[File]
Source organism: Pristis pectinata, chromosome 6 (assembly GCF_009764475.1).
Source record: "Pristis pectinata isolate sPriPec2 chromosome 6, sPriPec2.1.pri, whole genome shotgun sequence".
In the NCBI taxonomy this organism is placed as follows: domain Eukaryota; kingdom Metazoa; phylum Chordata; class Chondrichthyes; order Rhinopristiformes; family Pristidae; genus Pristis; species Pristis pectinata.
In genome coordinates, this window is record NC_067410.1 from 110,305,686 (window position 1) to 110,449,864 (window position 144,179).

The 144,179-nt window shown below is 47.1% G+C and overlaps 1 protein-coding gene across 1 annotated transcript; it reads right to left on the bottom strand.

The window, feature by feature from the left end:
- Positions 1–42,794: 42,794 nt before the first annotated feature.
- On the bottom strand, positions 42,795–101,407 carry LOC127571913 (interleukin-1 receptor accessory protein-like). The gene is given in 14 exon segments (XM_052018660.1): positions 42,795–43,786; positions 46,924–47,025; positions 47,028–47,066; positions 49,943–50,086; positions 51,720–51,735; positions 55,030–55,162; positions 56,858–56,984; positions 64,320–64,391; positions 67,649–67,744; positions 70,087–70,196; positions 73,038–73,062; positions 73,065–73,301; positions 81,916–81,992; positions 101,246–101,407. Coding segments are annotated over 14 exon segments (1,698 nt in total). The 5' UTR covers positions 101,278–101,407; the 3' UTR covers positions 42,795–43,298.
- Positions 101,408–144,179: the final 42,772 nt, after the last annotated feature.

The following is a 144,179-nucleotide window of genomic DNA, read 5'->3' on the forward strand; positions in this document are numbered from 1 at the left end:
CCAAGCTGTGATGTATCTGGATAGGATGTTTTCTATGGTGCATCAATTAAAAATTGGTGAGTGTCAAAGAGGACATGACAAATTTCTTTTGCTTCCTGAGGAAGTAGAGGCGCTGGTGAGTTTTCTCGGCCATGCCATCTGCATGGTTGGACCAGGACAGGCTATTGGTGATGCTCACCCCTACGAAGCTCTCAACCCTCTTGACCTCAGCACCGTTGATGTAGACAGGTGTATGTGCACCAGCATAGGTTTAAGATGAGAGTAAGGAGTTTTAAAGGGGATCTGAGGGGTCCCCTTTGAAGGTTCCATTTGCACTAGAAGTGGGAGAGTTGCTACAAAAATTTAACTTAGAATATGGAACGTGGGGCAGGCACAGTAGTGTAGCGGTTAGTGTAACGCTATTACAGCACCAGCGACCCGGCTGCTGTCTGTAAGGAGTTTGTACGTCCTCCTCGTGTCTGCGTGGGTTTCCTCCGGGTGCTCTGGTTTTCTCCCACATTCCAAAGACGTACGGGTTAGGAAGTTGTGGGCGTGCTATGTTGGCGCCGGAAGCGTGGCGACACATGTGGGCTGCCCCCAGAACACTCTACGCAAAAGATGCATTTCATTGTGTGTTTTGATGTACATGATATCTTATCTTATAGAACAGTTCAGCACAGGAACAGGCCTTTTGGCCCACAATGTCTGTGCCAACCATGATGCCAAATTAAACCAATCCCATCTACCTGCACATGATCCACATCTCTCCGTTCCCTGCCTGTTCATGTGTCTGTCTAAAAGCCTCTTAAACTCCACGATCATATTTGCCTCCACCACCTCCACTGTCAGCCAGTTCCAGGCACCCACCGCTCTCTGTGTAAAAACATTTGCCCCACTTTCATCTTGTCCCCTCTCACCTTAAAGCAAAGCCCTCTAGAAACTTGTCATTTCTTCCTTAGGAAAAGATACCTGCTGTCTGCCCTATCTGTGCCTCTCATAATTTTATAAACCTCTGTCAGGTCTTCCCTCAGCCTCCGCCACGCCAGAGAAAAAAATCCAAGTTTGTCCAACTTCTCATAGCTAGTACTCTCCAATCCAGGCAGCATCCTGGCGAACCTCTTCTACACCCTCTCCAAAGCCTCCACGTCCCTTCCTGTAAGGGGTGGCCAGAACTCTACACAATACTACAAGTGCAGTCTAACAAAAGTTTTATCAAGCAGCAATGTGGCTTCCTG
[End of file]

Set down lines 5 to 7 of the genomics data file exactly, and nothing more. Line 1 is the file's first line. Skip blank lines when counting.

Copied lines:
The 144,179-nt window shown below is 47.1% G+C and overlaps 1 protein-coding gene across 1 annotated transcript; it reads right to left on the bottom strand.

The window, feature by feature from the left end:
- Positions 1–42,794: 42,794 nt before the first annotated feature.